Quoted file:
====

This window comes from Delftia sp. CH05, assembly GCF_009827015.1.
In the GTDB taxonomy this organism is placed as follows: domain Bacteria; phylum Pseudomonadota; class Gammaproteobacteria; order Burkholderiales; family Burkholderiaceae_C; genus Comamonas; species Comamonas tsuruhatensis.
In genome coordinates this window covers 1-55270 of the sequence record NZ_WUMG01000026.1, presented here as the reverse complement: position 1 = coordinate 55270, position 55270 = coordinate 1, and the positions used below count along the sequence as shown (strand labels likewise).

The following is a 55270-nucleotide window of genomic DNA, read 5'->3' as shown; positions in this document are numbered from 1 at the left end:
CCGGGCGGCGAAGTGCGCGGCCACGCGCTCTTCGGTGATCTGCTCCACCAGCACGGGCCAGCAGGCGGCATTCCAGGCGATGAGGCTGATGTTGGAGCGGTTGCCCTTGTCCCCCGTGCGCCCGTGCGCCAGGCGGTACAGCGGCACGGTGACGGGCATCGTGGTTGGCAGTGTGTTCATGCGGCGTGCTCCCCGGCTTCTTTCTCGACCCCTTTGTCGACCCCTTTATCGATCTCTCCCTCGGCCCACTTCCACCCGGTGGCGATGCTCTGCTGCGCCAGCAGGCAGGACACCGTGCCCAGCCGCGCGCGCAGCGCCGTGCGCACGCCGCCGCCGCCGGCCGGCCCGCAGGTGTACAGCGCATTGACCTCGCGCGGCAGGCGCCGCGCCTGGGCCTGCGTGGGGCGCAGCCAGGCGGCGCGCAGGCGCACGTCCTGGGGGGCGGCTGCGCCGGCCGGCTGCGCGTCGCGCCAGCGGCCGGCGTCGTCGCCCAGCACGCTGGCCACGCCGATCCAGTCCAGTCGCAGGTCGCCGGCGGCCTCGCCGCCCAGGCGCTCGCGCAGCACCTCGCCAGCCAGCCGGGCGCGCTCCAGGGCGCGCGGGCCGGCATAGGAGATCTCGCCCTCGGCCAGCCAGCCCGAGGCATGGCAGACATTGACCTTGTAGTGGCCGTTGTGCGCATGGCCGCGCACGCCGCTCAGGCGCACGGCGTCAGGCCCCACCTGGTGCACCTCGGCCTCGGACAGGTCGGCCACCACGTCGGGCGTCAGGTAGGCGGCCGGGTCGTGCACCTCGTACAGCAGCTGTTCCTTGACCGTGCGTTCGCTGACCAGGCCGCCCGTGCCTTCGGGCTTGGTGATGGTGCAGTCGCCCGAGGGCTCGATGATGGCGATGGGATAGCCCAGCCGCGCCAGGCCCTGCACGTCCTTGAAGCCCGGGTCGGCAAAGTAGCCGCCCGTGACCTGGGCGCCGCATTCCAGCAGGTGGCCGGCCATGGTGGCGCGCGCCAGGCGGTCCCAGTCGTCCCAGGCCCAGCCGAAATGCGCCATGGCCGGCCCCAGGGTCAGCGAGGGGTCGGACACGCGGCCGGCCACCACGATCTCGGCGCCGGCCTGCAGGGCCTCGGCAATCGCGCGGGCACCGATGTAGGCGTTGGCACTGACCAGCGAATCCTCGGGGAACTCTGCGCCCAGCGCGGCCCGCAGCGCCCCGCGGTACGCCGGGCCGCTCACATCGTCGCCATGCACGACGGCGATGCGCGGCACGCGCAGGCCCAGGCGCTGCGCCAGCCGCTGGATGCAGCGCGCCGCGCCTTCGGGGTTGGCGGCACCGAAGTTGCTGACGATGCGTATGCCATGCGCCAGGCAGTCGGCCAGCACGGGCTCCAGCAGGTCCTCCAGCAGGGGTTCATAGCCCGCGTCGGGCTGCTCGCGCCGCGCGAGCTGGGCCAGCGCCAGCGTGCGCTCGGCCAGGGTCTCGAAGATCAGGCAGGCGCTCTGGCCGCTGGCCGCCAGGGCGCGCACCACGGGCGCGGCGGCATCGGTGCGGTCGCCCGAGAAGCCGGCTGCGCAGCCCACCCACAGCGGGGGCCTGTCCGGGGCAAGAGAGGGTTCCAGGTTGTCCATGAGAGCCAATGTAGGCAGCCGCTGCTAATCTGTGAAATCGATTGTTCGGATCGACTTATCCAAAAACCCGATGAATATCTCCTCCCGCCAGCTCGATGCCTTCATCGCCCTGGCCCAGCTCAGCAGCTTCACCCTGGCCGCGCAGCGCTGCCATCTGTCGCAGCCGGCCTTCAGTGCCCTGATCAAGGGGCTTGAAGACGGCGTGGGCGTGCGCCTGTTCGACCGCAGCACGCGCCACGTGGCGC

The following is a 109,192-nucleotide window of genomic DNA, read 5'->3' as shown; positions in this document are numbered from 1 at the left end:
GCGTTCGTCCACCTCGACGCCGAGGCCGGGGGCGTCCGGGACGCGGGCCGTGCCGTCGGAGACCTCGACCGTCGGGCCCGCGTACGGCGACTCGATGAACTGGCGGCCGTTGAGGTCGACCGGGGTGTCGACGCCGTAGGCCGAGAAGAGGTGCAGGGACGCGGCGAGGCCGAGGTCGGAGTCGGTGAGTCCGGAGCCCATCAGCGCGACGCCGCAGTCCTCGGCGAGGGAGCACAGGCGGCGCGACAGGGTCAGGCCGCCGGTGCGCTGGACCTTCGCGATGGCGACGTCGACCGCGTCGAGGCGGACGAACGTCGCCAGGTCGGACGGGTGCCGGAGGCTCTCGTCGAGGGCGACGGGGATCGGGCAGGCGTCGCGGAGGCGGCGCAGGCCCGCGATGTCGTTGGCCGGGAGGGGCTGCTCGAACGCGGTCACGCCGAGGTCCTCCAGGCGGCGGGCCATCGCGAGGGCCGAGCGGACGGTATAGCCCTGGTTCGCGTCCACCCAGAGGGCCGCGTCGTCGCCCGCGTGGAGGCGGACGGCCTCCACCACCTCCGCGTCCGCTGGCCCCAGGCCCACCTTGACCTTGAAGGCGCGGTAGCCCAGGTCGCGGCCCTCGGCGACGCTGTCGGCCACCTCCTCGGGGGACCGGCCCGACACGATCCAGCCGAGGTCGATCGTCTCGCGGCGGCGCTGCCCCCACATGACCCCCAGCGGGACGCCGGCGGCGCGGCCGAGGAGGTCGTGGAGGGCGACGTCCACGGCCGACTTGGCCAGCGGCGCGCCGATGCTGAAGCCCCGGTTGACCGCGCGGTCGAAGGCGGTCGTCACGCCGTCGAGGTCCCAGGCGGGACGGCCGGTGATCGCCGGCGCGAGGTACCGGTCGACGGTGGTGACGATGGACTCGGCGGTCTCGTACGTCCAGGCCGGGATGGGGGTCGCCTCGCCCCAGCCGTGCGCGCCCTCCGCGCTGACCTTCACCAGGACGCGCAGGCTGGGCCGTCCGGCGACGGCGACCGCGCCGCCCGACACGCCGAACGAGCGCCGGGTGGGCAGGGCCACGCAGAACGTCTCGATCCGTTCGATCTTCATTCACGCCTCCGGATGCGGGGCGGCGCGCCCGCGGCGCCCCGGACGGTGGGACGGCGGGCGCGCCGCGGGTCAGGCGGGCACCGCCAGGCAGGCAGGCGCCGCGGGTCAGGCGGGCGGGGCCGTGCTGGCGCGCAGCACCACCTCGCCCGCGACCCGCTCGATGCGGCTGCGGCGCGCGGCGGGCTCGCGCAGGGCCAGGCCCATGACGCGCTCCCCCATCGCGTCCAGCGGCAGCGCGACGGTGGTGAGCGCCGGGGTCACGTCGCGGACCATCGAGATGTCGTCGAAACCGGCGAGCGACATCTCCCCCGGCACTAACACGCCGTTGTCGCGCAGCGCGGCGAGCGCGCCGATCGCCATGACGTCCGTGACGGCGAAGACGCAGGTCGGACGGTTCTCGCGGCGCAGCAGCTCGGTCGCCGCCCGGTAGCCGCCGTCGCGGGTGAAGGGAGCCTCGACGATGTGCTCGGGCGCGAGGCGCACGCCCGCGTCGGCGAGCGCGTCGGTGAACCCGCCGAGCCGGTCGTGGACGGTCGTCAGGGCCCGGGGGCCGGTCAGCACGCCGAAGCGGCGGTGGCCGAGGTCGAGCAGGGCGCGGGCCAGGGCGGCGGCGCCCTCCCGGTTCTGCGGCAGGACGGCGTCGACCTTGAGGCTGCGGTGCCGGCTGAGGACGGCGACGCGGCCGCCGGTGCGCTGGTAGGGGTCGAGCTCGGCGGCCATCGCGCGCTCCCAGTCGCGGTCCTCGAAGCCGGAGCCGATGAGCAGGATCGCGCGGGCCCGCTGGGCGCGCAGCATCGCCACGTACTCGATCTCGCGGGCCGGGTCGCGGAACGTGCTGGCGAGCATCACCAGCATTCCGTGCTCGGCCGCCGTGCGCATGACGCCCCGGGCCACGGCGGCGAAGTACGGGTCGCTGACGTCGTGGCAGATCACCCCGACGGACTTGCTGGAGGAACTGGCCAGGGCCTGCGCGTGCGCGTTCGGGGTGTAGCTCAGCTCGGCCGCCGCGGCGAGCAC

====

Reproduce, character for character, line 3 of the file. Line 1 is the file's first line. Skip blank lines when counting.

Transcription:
In genome coordinates this window covers 1-55270 of the sequence record NZ_WUMG01000026.1, presented here as the reverse complement: position 1 = coordinate 55270, position 55270 = coordinate 1, and the positions used below count along the sequence as shown (strand labels likewise).